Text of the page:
From the first North American scholar permitted to study in residence at Hemingway's beloved Cuban home comes a radically new understanding of “Papa’s” life in Cuba
Ernest Hemingway first landed in Cuba in 1928. In some ways he never left. After a decade of visiting regularly, he settled near Cojímar—a tiny fishing village east of Havana—and came to think of himself as Cuban. His daily life among the common people there taught him surprising lessons, and inspired the novel that would rescue his declining career. That book, The Old Man and the Sea, won him a Pulitzer and, one year later, a Nobel Prize. In a rare gesture of humility, Hemingway announced to the press that he accepted the coveted Nobel “as a citizen of Cojímar.”
In Ernesto, Andrew Feldman uses his unprecedented access to newly available archives to tell the full story of Hemingway’s self-professed Cuban-ness: his respect for Cojímar fishermen, his long-running affair with a Cuban lover, the warmth of his adoptive Cuban family, the strong influences on his work by Cuban writers, his connections to Cuban political figures and celebrities, his denunciation of American imperial ambitions, and his enthusiastic role in the revolution.
With a focus on the island’s violent political upheavals and tensions that pulled Hemingway between his birthplace and his adopted country, Feldman offers a new angle on our most influential literary figure. Far from being a post-success, pre-suicide exile, Hemingway’s decades in Cuba were the richest and most dramatic of his life, and a surprising instance in which the famous American bully sought redemption through his loyalty to the underdog.
About the Author
Andrew Feldman spent two years conducting research in residence at the Hemingway Museum and Library in Havana, Cuba. He has taught at Tulane University, Dillard University, and the University of Maryland. He lives with his wife in New Orleans, Louisiana.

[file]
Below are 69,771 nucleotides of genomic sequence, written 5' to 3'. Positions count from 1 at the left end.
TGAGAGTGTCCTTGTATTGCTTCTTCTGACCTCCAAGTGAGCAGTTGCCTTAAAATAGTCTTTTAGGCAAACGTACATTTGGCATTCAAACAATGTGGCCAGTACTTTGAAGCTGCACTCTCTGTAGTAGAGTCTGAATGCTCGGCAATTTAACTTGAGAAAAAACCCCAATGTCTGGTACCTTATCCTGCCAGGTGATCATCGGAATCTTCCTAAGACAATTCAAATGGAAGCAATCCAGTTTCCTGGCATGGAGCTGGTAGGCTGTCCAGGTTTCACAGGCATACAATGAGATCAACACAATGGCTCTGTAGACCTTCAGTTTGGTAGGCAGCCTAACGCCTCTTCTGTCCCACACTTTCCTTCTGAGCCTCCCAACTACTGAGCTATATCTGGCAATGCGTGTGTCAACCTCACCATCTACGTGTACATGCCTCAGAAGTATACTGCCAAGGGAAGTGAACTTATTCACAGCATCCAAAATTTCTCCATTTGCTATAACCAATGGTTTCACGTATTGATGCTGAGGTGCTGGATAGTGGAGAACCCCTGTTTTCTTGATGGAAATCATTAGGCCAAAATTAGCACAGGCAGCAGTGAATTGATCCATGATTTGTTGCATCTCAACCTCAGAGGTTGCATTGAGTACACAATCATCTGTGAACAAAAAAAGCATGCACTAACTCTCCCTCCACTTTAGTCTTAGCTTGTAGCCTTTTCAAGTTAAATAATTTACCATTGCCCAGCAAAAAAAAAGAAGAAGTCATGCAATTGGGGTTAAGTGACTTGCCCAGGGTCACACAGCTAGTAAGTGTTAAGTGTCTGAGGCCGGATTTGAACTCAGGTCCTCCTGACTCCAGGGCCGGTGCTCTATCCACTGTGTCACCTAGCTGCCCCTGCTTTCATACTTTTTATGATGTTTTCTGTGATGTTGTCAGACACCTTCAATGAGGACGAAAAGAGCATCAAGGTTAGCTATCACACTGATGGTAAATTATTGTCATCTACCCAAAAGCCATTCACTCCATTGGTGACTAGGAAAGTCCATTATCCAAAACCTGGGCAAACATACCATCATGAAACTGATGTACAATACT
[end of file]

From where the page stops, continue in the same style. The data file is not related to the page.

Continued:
"Andrew Feldman, having explored Hemingway’s Havana haunts and plumbed his literary and personal papers, has produced the definitive look at a definitive part of his life: his years in Cuba."—David Shribman for the LOS ANGELES TIMES
"Takes the old Hemingway stories, and gives them new life.”—INSIDE HOOK
"[An] original portrait of the author's life and work...Feldman's eloquent, evenhanded biography is... A fresh and fair assessment of Hemingway's life and work that refreshingly avoids slipping into hagiography."—Starred KIRKUS REVIEW
"An enjoyable read."—IDAHO STATESMAN
"A worthwhile additional portrait of a complex and accomplished human being....Ernesto is a well-written and informative account of one of the 20th century's most captivating writers."—SHELF AWARENESS
“This 'untold story' offers new takes on Hemingway's literary friendships, extramarital affairs, and mixed feelings about Castro’s revolution. As Cuba and Hemingway continue their mystical and divisive holds on the American consciousness, Feldman’s book provides useful background.”—BOOKLIST
"Andrew Feldman has here shaped his sources into that rarest of all things: a Hemingway who feels like a new acquaintance.”—OPEN LETTERS MONTHLY
"For a work that covers as much historical ground as Ernesto does, Feldman’s narrative is taut and dramatic. He presents a lot of new and fascinating material about Hemingway’s life in Cuba, engagingly played off against a lucid and thorough history of Cuba in the last century. A great read."—Mary V. Dearborn, author of Ernest Hemingway: A Biography
"For a long time in Hemingway studies, the final and declining two decades of an over-chronicled life were largely misunderstood. Andrew Feldman's readable Ernesto helps to extend our knowledge of Hemingway's complex relationship with his adopted second homeland of Cuba."—Paul Hendrickson, author of Hemingway's Boat: Everything He Loved in Life, and Lost
“Ernesto is among the most important Hemingway titles to appear in recent years. Comprehensive, nuanced, and full of timely new perspectives, what sets this book apart is the author’s attuned and sensible approach to complex political and cultural affairs. Ernesto enriches our understanding of Hemingway in Cuba with perceptive insights on topics that rarely appear in criticism.”—Jeffrey Herlihy-Mera, In Paris Or Paname: Hemingway’s Expatriate Nationalism
“So much has been written about Ernest Hemingway, but this book is outstandingly different. Unlike any other I know, it expresses an understanding of the context: the Cuba Hemingway visited, lived in, and loved. It will be a reference point for any researcher who wants a better understanding of the work of this iconic author, and anyone trying to penetrate the varied, fascinating, and controversial life of the Bronze God of North American literature. This is a book that is worth reading.”—Ada Rosa Rosales, Director, Museo Hemingway Finca Vigia (Cuba)